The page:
Monday, April 27, 2009

Fun with Watercolors

I have always loved playing with watercolors. At one point I even enjoyed weaving tapestries of some of my watercolor paintings, including this one.


I took a workshop with Marcel Marois, and he suggested that I should include a very thin strand of white silk in the weft to give the illusion of the white paper showing through the transparent watercolor. The other thing I learned from Marcel was to consider every single dot of color as I weave.

The painting was completely abstract, and after I wove it, I could not think of a good name for it, so I consulted an expert: my daughter, who was about 10 years old. My kids were always good at thinking of names for pets, so I figured “pets, tapestries, same general idea right?” I told her that although it looked like it meant something, I had no idea what it was about, so she titled it “Secret Message."


Last week I was doing some cleaning at my Mom’s summer cottage, and I noticed that 2 of my old watercolors had gotten a little moldy over the years.

This happens in the humid climate here when buildings are unheated. Both paintings are at least 20 years old. So although they are headed for the trash can, I decided to preserve them digitally.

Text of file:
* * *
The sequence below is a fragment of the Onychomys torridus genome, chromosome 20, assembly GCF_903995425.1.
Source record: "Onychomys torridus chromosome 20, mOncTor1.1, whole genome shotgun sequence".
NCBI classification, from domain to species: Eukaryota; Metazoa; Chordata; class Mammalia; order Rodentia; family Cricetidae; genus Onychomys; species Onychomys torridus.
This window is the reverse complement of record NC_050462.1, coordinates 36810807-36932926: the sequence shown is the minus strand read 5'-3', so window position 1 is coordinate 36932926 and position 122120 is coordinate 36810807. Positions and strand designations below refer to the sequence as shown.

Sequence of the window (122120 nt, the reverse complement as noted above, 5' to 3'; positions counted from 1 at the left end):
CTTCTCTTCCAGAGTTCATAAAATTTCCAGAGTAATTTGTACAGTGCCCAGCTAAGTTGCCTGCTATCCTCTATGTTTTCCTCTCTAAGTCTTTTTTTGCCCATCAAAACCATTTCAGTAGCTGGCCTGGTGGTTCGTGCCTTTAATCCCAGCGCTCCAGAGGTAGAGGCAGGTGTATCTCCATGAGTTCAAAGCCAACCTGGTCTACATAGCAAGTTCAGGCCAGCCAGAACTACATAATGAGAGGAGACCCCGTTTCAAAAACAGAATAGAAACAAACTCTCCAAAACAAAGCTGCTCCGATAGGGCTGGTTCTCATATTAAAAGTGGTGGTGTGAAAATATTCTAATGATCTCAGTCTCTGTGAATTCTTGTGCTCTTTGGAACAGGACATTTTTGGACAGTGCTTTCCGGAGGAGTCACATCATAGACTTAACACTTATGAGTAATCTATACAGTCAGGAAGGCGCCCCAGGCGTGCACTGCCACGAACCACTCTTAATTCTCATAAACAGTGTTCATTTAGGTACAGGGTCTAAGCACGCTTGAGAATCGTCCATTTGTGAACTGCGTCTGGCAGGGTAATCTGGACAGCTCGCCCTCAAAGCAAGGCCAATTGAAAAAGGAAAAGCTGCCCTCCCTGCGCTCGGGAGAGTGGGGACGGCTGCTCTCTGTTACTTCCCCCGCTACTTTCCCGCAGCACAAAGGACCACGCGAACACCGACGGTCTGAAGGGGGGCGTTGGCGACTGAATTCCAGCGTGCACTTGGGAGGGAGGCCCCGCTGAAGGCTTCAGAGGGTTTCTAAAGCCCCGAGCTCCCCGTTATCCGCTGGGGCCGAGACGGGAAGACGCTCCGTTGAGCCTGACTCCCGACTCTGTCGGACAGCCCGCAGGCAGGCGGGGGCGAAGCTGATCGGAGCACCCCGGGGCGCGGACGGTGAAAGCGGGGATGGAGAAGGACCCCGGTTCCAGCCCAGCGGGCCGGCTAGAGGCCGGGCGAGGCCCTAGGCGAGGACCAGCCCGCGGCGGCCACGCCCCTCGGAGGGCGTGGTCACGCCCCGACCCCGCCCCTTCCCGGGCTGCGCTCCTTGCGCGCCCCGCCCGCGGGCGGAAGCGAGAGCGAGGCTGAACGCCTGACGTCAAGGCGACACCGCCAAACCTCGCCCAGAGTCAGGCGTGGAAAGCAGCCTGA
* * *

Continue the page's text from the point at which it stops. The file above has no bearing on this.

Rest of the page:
I don’t care about the grid, because I made lots of those and they are really easy, almost mechanical. But I am sad about the still life; it’s one of my favorites and would be impossible to reproduce.



Jennifer said...

Your 10 year old has a sense about naming pieces. I love the "Secret Message"! Sorry to hear about the loss to the mold - that is hard, but I'm glad you could capture them digitally!

Sojourner Design said...


What a lovely post. I love the idea of basing a tapestry on one's own painting. I had thought that I could never do anything like that, but by playing with paints and keeping a studio journal I'm becoming more confident with paints.

Are you sure that those paintings must be thrown out? There isn't any sort of treatment to halt the spread of the mold?

I'm actually drawn most to the grid. I love mosaics and textiles that are artfully pieced together. I guess that's why.


Jan said...

I discovered my kids' naming talents when we got guinea pigs and within seconds they had named them Jumbo and Lily.

Unfortunately the paintings had even more mold on the back than on the front, so it did not seem possible to save them.

The grids were a lot of fun, but I'm much more interested in organic shapes. That's why they make different flavors of ice cream!